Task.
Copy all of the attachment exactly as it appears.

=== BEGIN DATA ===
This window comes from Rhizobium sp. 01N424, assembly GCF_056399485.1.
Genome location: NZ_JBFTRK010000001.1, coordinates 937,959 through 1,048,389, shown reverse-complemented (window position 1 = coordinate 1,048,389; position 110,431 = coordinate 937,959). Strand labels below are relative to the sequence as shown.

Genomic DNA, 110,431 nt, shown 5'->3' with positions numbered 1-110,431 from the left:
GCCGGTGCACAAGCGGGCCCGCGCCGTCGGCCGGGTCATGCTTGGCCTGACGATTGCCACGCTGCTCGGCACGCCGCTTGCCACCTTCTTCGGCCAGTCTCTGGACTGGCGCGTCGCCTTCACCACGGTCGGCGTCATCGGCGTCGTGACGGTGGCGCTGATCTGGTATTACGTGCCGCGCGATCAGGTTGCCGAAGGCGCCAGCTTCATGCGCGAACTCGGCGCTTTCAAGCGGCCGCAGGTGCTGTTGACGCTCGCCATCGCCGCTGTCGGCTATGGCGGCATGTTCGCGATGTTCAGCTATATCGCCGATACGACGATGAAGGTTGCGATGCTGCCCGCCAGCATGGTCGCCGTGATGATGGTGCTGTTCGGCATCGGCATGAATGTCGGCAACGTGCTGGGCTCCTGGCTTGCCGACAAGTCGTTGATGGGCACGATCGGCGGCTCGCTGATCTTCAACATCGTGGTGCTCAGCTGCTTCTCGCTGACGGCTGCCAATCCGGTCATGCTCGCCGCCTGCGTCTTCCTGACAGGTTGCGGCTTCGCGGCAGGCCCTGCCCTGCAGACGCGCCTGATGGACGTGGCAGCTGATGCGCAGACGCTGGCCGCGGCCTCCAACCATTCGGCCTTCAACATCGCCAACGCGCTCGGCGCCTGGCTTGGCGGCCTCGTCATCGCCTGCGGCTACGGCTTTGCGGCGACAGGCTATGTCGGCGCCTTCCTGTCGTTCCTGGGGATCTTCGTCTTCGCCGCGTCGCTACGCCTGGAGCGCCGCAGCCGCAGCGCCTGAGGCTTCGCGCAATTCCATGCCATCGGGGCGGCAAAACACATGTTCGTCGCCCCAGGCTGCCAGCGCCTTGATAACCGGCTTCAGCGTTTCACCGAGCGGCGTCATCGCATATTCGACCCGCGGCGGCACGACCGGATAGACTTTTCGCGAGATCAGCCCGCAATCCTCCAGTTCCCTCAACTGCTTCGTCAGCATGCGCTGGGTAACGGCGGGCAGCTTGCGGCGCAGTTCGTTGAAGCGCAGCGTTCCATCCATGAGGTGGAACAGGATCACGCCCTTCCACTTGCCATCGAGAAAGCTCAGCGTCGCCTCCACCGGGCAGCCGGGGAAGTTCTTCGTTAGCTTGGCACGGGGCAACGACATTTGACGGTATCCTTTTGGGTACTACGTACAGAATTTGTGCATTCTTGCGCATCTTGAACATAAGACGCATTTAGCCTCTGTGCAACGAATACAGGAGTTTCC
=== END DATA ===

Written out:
This window comes from Rhizobium sp. 01N424, assembly GCF_056399485.1.
Genome location: NZ_JBFTRK010000001.1, coordinates 937,959 through 1,048,389, shown reverse-complemented (window position 1 = coordinate 1,048,389; position 110,431 = coordinate 937,959). Strand labels below are relative to the sequence as shown.

Genomic DNA, 110,431 nt, shown 5'->3' with positions numbered 1-110,431 from the left:
GCCGGTGCACAAGCGGGCCCGCGCCGTCGGCCGGGTCATGCTTGGCCTGACGATTGCCACGCTGCTCGGCACGCCGCTTGCCACCTTCTTCGGCCAGTCTCTGGACTGGCGCGTCGCCTTCACCACGGTCGGCGTCATCGGCGTCGTGACGGTGGCGCTGATCTGGTATTACGTGCCGCGCGATCAGGTTGCCGAAGGCGCCAGCTTCATGCGCGAACTCGGCGCTTTCAAGCGGCCGCAGGTGCTGTTGACGCTCGCCATCGCCGCTGTCGGCTATGGCGGCATGTTCGCGATGTTCAGCTATATCGCCGATACGACGATGAAGGTTGCGATGCTGCCCGCCAGCATGGTCGCCGTGATGATGGTGCTGTTCGGCATCGGCATGAATGTCGGCAACGTGCTGGGCTCCTGGCTTGCCGACAAGTCGTTGATGGGCACGATCGGCGGCTCGCTGATCTTCAACATCGTGGTGCTCAGCTGCTTCTCGCTGACGGCTGCCAATCCGGTCATGCTCGCCGCCTGCGTCTTCCTGACAGGTTGCGGCTTCGCGGCAGGCCCTGCCCTGCAGACGCGCCTGATGGACGTGGCAGCTGATGCGCAGACGCTGGCCGCGGCCTCCAACCATTCGGCCTTCAACATCGCCAACGCGCTCGGCGCCTGGCTTGGCGGCCTCGTCATCGCCTGCGGCTACGGCTTTGCGGCGACAGGCTATGTCGGCGCCTTCCTGTCGTTCCTGGGGATCTTCGTCTTCGCCGCGTCGCTACGCCTGGAGCGCCGCAGCCGCAGCGCCTGAGGCTTCGCGCAATTCCATGCCATCGGGGCGGCAAAACACATGTTCGTCGCCCCAGGCTGCCAGCGCCTTGATAACCGGCTTCAGCGTTTCACCGAGCGGCGTCATCGCATATTCGACCCGCGGCGGCACGACCGGATAGACTTTTCGCGAGATCAGCCCGCAATCCTCCAGTTCCCTCAACTGCTTCGTCAGCATGCGCTGGGTAACGGCGGGCAGCTTGCGGCGCAGTTCGTTGAAGCGCAGCGTTCCATCCATGAGGTGGAACAGGATCACGCCCTTCCACTTGCCATCGAGAAAGCTCAGCGTCGCCTCCACCGGGCAGCCGGGGAAGTTCTTCGTTAGCTTGGCACGGGGCAACGACATTTGACGGTATCCTTTTGGGTACTACGTACAGAATTTGTGCATTCTTGCGCATCTTGAACATAAGACGCATTTAGCCTCTGTGCAACGAATACAGGAGTTTCC